I have done a Hartree-Fock (HF) calculation on a dioxetane molecule with one methyl group on one of the C-atoms (Fig 1), with minimal basis (using Molcas). I want to identify the active space that will be used in later CASSCF calculations on the same molecule. The interesting molecular orbitals (MO's) for this active space are the following ones: $\sigma_{CC}$, $\sigma_{CO}$, $\sigma_{CO}^{'}$, $\sigma_{OO}$, $\sigma_{CC}^*$, $\sigma_{CO}^*$, $\sigma_{CO}^{*'}$, $\sigma_{OO}^*$, $n_{OO}$, and $n_{OO}^{'}$. So basically all the ring bonding and anti-bonding MO's, plus the two non-bonding MO's on the oxygen atoms.

The CO MO's are not localized for just one CO pair, but rather they both exist at the same time in an "out-of-phase" and "in-phase" version. These are given in Figs 2-5. The same goes for the non-bonding MO's; they both exist in an out-of-phase and in-phase version, given in Figs 6 and 7. Then there are only the CC and OO MO's left. In the same calculation for 1,2-dioxetane (zero methyl groups, only H atoms on the carbons), I find separate CC and OO MO's. However, for this one-methyl dioxetane, it looks like the CC and OO MO's are combined, giving out-of-phase and in-phase version of both the bonding and anti-bonding. My issue is that the MO's look a bit ambiguous, in that some of the lobes are not where I expected them to be. These MO's are given Figs 8-10.

For it to be a $\sigma$ orbital, the electron density should be in the bond axis between the atoms. However, in Figure 8 this is not the case. It's like the same-phase lobes attract each other and overlap instead inside the ring. Is it correct to interpret this as the CC/OO in-phase bonding MO? Figure 10 looks more like the $\sigma_{OO}^*$ than the in-phase $\sigma_{CC/OO}^*$, as the orientation of the lobes on the C atoms seem strange to me. Especially the MO in Figure 11 is not obviously classified, in my opinion. The OO contribution seems very small, and the lobe orientations on the oxygens are not what I would expect for an anti-bonding $\sigma$ orbital.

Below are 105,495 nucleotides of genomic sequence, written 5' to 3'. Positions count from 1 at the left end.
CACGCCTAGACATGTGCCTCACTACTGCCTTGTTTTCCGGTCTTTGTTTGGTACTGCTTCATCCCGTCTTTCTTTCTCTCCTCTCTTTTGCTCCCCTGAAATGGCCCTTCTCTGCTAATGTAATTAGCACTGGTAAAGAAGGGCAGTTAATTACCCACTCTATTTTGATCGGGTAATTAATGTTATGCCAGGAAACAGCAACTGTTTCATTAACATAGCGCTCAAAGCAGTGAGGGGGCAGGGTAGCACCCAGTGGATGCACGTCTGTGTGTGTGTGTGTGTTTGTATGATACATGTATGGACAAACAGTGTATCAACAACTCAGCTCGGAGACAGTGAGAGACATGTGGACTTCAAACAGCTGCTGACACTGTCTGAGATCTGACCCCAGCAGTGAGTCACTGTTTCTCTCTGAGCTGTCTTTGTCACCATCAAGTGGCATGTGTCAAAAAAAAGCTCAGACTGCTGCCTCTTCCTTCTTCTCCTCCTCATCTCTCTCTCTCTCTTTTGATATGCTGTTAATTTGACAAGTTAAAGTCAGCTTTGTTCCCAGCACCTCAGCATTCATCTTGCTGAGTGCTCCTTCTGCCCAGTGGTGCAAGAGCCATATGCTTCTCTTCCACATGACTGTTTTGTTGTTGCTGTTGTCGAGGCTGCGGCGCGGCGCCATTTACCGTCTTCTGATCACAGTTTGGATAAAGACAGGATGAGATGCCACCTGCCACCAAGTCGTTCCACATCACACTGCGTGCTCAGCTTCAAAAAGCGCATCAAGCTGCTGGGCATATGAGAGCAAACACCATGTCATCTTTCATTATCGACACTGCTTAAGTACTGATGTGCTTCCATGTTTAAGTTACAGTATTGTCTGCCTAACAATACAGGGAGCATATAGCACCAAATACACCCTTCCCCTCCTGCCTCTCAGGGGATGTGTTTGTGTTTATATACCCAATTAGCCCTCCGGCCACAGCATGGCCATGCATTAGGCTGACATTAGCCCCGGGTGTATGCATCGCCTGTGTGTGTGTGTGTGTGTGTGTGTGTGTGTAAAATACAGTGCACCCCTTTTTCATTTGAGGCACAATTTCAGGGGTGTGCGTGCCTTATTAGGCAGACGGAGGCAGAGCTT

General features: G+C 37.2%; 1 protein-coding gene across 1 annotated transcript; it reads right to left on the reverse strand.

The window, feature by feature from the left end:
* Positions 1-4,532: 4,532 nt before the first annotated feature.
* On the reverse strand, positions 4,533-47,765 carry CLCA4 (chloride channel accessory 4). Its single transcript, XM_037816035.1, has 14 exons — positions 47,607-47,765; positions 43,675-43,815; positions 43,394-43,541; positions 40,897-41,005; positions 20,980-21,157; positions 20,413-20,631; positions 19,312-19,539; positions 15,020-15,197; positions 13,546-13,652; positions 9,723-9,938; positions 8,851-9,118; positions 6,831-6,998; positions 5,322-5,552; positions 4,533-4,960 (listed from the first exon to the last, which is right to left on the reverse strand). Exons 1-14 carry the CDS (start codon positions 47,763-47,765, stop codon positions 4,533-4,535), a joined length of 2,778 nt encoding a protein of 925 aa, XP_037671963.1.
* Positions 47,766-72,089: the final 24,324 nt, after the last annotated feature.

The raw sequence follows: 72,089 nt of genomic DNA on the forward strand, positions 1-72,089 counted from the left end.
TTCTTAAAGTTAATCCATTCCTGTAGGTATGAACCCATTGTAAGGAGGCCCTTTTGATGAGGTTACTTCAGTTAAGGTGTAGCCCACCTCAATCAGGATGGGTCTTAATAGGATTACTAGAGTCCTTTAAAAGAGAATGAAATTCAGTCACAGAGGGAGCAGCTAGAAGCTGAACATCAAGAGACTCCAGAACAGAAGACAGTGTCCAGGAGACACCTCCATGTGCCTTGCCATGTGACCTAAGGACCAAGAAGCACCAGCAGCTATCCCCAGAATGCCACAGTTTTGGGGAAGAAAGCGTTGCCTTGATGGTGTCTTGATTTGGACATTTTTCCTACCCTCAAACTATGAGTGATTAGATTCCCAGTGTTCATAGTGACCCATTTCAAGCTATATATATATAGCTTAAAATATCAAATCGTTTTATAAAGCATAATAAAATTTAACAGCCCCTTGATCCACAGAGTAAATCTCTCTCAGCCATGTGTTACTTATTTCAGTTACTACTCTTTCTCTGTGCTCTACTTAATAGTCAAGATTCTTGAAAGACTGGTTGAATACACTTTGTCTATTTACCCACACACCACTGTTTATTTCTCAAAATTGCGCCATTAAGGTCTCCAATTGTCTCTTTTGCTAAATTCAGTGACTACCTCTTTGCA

However, there are no other candidates for these MO's, so I'm left with the current classification, even if it feels a bit incorrect. Perhaps this is a common issue in analyzing molecular orbitals in computational chemistry.

P.S. I apologize for the bad figure qualities, I don't know how to visualize molden files in any other way.


Figure 1. The molecule

CO in phase

Figure 2. CO bonding in phase

CO out of phase

Figure 3. CO bonding out of phase

CO anti in phase

Figure 4. CO anti-bonding in phase

CO anti out of phase

Figure 5. CO anti-bonding out of phase

n in phase

Figure 6. Non-bonding in phase

n out of phase

Figure 7. Non-bonding out of phase

CC OO in phase

Figure 8. CC/OO bonding in phase

CC OO out of phase

Figure 9. CC/OO bonding out of phase

CC OO anti in phase

Figure 10. CC/OO anti-bonding in phase

CC OO anti out of phase

Figure 11. CC/OO anti-bonding out of phase

  • 2
    $\begingroup$ Generating neat orbitals/surfaces from molden/wfn-files $\endgroup$ Commented Oct 27, 2016 at 17:53
  • $\begingroup$ Avogadro does not render it correctly. The molecule is invisible, and weird layers appear. The orbitals themselves seem okay, though. $\endgroup$
    – Yoda
    Commented Oct 27, 2016 at 18:37
  • $\begingroup$ I know, that's also my problem with Avogadro. But there are other programs than avogadro. :) $\endgroup$ Commented Oct 27, 2016 at 18:46
  • 1
    $\begingroup$ I found out that wxMacMolPlt worked quite well. But the software part is kind of beside the point of the question :P $\endgroup$
    – Yoda
    Commented Oct 31, 2016 at 6:11
  • 1
    $\begingroup$ @Martin-マーチン Oh Molden... Overlooked by more sophisticated programs but it will forever be a useful workhorse. $\endgroup$ Commented Apr 12, 2018 at 1:23

1 Answer 1


Natural bond orbital (NBO) methods may help you to localized the orbitals of your system after a post-HF calculation. I'm not familiar with Molcas but I know that several computational chemistry softwares have NBO methods implemented. Take a look at this simple explanation that uses MolPro:



Your Answer

By clicking “Post Your Answer”, you agree to our terms of service and acknowledge you have read our privacy policy.

Not the answer you're looking for? Browse other questions tagged or ask your own question.